Gov. Andrew Cuomo: Crisis as Opportunity for Change

January 6, 2011 Updated: October 1, 2015

Governor Andrew M. Cuomo speaking at his inauguration in the War Room at the state Capitol on January 1, 2011 in Albany, New York. Gov. Cuomo gave his State of the State address on Wednesday Jan. 5.  (Nathaniel Brooks-Pool/Getty Images)
Governor Andrew M. Cuomo speaking at his inauguration in the War Room at the state Capitol on January 1, 2011 in Albany, New York. Gov. Cuomo gave his State of the State address on Wednesday Jan. 5. (Nathaniel Brooks-Pool/Getty Images)
NEW YORK—Gov. Andrew Cuomo gave his State of the State address in a unique setting on Wednesday afternoon. Cuomo, who took office on Jan. 1, is the first governor to open up his address to the public.

The Empire State Convention Center, where Cuomo delivered the speech, held 2,200 spectators, and approximately 8,000 more viewed the address as it was streamed live on the New York State Legislative Channel website.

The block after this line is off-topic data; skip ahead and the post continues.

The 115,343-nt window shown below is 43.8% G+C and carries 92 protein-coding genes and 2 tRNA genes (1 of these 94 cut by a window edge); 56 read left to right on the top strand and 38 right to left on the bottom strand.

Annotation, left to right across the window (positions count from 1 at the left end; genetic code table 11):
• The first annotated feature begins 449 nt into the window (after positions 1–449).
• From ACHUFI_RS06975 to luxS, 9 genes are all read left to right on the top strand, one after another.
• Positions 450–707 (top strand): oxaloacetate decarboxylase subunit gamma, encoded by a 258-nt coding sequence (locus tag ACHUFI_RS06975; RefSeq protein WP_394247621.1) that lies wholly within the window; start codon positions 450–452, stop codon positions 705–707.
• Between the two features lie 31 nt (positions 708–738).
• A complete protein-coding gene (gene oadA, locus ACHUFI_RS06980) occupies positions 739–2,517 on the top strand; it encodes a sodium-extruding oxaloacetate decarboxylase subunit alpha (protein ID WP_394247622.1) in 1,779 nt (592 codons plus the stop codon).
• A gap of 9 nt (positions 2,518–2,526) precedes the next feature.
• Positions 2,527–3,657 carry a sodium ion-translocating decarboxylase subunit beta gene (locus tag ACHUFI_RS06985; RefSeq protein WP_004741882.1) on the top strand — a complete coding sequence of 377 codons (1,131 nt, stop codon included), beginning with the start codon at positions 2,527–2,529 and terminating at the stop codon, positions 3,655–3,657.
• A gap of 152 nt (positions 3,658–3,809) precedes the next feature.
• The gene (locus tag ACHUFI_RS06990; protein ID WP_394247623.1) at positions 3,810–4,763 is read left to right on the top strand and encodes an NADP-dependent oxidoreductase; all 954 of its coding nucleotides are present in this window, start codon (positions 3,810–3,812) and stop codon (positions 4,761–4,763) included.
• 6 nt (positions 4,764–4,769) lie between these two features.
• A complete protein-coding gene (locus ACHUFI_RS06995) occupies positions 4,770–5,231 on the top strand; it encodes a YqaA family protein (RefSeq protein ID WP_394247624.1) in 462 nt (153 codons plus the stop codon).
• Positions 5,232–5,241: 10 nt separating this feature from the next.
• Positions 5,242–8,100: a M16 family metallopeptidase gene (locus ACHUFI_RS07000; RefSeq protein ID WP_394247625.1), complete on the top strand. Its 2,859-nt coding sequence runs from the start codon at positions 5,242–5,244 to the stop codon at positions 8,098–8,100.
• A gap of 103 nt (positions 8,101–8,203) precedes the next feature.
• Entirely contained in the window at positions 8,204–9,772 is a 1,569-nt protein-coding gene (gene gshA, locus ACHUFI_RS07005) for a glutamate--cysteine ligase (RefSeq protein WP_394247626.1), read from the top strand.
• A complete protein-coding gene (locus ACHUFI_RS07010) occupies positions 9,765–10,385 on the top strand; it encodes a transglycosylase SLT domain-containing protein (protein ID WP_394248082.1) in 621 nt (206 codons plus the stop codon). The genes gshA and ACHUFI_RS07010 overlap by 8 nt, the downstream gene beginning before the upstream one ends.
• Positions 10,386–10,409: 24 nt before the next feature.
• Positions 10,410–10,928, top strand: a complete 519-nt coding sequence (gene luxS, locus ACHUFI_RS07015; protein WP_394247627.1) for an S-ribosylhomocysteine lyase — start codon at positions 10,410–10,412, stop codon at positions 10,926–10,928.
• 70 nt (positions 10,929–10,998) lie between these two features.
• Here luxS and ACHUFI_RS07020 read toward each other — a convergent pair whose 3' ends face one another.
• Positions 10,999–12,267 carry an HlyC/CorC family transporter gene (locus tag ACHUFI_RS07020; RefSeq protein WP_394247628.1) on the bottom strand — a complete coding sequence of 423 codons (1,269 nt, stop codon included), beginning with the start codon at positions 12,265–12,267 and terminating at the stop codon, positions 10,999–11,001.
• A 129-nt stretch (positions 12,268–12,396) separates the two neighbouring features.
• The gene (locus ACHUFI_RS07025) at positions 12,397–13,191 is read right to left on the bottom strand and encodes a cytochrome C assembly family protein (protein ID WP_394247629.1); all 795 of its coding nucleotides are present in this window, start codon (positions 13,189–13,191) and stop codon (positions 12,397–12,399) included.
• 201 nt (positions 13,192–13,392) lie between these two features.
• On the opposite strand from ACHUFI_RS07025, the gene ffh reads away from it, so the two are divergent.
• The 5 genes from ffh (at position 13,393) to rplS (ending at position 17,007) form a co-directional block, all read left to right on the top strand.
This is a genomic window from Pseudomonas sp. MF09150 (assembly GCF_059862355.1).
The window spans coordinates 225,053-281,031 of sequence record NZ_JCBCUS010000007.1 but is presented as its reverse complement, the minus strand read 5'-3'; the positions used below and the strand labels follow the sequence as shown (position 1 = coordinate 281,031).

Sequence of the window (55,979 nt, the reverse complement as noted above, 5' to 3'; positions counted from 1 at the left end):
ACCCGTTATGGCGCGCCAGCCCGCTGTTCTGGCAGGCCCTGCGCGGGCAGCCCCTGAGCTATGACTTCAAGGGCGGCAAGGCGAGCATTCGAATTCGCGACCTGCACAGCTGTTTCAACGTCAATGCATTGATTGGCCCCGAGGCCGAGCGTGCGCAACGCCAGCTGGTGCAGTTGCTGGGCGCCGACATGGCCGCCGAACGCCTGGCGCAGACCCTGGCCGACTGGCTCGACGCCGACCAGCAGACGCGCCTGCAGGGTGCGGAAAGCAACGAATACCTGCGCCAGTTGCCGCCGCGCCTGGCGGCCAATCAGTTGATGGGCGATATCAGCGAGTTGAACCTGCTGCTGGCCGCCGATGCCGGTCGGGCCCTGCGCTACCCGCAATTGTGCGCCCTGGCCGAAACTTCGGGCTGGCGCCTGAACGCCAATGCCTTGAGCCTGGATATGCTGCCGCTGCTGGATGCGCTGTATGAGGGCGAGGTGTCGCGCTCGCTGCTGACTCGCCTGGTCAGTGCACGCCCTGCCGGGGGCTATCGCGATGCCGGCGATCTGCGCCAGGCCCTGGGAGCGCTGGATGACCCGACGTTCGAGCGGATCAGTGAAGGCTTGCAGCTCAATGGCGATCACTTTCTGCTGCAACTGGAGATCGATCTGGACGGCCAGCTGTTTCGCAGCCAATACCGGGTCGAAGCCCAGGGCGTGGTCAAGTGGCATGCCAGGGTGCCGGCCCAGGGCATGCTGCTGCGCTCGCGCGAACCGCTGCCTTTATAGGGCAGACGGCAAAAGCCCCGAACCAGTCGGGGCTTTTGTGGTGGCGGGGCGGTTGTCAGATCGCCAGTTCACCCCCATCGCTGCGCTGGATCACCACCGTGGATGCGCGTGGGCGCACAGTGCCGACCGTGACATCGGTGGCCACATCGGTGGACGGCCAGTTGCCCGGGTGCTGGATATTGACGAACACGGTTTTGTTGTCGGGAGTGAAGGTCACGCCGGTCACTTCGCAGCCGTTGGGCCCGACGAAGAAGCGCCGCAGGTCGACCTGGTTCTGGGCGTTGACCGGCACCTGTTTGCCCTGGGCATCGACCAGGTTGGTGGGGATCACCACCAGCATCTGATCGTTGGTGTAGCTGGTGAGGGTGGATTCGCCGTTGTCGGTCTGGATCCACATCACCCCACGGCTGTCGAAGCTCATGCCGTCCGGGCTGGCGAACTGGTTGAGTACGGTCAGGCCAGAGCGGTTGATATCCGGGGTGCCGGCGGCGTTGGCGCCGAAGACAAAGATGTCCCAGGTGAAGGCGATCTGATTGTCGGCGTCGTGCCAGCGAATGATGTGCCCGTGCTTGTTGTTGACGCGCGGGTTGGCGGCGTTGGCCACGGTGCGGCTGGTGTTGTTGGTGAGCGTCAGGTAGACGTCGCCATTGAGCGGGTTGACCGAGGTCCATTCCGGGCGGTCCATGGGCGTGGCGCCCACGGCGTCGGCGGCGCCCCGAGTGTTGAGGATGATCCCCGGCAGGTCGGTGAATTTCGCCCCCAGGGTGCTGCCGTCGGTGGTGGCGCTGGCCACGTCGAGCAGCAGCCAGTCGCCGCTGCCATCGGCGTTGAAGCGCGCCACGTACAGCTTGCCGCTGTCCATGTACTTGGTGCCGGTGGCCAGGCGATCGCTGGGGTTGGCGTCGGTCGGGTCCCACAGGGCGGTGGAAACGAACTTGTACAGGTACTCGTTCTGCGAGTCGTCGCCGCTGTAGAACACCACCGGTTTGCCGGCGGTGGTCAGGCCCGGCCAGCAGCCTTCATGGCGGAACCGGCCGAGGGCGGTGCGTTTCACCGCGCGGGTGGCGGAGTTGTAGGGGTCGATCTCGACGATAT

“Today is about you, giving you access to your government and restoring your faith in your government,” Cuomo said.

The open forum was not the only unique element of the 2011 state address. Past governors have inherited considerable deficits, but the $10 billion hole looming beneath Cuomo’s feet is something unprecedented in the history of New York. The new governor diagnosed the ailments of the state and offered his prescription.

“The State of the State is a time of crisis,” Cuomo said.

The $10 billion deficit will climb to $14 billion next year and to $17 billion in 2012, unless the state drastically changes its course, noted the governor.

The tone of the address was one of hope rather than pessimism, however, with Cuomo planning to turn the crisis into an opportunity for change.

The network of state agencies has not been reorganized since the reign of Gov. Al Smith in 1927, noted Cuomo. A constitutional amendment limits the number of state executive departments to 20 but allows for the plethora of committees, councils, advisories, and boards that are inefficient and costly, according to the new governor. Cuomo used the Department of Health as an example: This single department has 87 organizations attached to it.